Swedish test finds car touchscreens are worse than buttons
A 17-year-old Volvo V70, as well as eleven modern cars were put against each other by We Car Owners (Vi Bilägare), with the Volvo V70 meant to act as a benchmark as it does not have a touchscreen. The conclusion was that you, the consumer, would be better off with an old Volvo wagon.
VB conducted the test by driving the Volvo V70 (2005 model) and other contemporary cars made by Volvo, Mercedes, BMW, Hyundai, Dacia, VW, Nissan, Seat, MG, Subaru and Tesla at 110 kph (or 68mph).
The test drivers were required to perform routine actions while driving, such as turning on the radio and tuning in to a certain station, resetting the trip computer, turning up the climate control a few degrees, turning off the center display, running the seat heating, and so forth.
Each test driver took time to become accustomed to how to achieve their tasks before setting off on an enclosed runway. The time they took to do their tasks and the distance they drove with their eyes off the road was measured.
As expected, and exposed by our headline, the Volvo V70 blew the rest of the automobiles out of the water. Its driver was able to do all the required tasks within 10 seconds, and he could drive with his eyes off the road for 306 meters. The MG Marvel R SUV, in comparison, was the worst performer with its statistics coming in at 44.6 seconds and 1372 meters respectively.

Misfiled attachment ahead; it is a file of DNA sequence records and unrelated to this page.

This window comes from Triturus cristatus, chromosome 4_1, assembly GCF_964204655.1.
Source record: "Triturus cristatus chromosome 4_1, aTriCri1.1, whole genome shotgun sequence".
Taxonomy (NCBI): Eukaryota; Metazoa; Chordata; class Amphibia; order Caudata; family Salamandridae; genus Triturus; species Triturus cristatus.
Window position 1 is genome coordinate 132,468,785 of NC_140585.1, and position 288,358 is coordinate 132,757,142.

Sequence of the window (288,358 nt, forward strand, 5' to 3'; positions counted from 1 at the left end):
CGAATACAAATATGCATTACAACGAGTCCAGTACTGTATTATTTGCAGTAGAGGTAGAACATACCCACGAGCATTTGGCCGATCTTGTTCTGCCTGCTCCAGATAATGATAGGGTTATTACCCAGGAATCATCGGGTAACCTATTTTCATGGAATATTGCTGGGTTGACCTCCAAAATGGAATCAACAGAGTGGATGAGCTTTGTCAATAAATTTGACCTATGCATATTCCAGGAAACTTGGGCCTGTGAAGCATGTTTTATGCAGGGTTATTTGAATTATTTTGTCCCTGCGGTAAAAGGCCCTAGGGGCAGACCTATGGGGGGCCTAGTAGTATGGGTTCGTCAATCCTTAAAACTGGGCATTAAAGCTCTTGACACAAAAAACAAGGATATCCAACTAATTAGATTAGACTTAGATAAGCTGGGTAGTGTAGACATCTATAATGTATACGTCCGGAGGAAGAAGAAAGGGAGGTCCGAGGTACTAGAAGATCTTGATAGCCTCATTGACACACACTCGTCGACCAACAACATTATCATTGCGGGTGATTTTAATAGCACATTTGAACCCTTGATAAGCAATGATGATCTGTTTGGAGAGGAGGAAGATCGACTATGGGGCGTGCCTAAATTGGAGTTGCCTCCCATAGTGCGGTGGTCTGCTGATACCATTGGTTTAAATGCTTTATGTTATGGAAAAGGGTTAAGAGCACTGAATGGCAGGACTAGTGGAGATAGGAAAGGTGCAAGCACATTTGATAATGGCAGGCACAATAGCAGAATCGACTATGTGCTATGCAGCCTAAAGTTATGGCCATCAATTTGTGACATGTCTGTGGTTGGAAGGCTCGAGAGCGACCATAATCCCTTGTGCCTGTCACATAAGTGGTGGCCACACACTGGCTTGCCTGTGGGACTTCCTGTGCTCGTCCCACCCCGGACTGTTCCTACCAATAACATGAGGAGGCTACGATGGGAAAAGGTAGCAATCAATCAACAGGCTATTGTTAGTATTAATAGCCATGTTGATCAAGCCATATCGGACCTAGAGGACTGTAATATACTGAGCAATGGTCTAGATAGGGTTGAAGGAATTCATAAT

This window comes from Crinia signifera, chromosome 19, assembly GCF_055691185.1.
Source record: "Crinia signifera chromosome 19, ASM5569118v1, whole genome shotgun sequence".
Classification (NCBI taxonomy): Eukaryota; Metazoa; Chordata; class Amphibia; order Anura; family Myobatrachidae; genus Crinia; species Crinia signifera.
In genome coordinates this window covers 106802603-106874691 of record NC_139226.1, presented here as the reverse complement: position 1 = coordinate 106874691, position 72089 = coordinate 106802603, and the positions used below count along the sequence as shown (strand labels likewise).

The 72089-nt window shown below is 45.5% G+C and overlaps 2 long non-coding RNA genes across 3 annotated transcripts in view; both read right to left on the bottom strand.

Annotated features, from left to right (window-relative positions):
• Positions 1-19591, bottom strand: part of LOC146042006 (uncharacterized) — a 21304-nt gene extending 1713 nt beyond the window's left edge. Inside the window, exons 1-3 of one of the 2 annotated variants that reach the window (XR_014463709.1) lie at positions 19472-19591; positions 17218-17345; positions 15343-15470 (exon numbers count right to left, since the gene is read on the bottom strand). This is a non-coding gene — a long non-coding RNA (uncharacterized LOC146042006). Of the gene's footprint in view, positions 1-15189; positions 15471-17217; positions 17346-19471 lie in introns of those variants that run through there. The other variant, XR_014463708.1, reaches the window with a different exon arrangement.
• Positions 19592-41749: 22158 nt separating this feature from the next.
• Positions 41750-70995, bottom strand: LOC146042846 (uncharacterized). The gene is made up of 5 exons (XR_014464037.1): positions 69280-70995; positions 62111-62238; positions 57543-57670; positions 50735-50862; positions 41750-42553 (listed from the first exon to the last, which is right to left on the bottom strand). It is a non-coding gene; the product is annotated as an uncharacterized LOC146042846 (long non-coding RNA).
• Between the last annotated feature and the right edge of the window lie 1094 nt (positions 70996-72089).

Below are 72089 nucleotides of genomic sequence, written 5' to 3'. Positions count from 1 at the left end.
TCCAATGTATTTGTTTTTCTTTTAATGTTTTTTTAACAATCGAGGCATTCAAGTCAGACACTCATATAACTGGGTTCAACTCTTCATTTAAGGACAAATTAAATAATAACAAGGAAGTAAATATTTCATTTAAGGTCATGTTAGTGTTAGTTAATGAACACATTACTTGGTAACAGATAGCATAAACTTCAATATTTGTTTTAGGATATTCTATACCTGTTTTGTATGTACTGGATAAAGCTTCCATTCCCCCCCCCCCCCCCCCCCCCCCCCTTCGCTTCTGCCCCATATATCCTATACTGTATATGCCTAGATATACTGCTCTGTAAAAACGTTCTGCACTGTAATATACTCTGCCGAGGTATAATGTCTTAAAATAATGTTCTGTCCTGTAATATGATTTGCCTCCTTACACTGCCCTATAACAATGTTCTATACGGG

Assuming that the MG is just displaying the features that made it a winning car years ago, let’s look at the BMW iX. Getting a BMW iX- while overlooking the Ioniq 5- means that you need to triple the distance you will spend with your eyes off the road to change some settings on your car.
The Seat Leon, Nissan Qashqai, VW ID 3, Tesla Model 3 or Ioniq 5 do not fare any better when adjusting settings while driving- their statistics range from 717 meters for Tesla and 895 Meters for the Seat Leon. Even a Mercedes and Subaru would take twice as much time as the Volvo V70.
It’s commendable that the Model 3 managed a middle outcome despite the fact that all of its features and meters are controlled by a single touchscreen.
The Volvo C40 took 417 meters with the screen off and the heating on before it was ready for bum-warming, but, luckily, the Dacia Sandero took just 414 meters, the shortest distance of any touchscreen-equipped vehicle.
The bottom line is that you should check to see whether the manufacturer hasn’t tried to cram too many things into it if you want a new car with a screen rather than an old Volvo.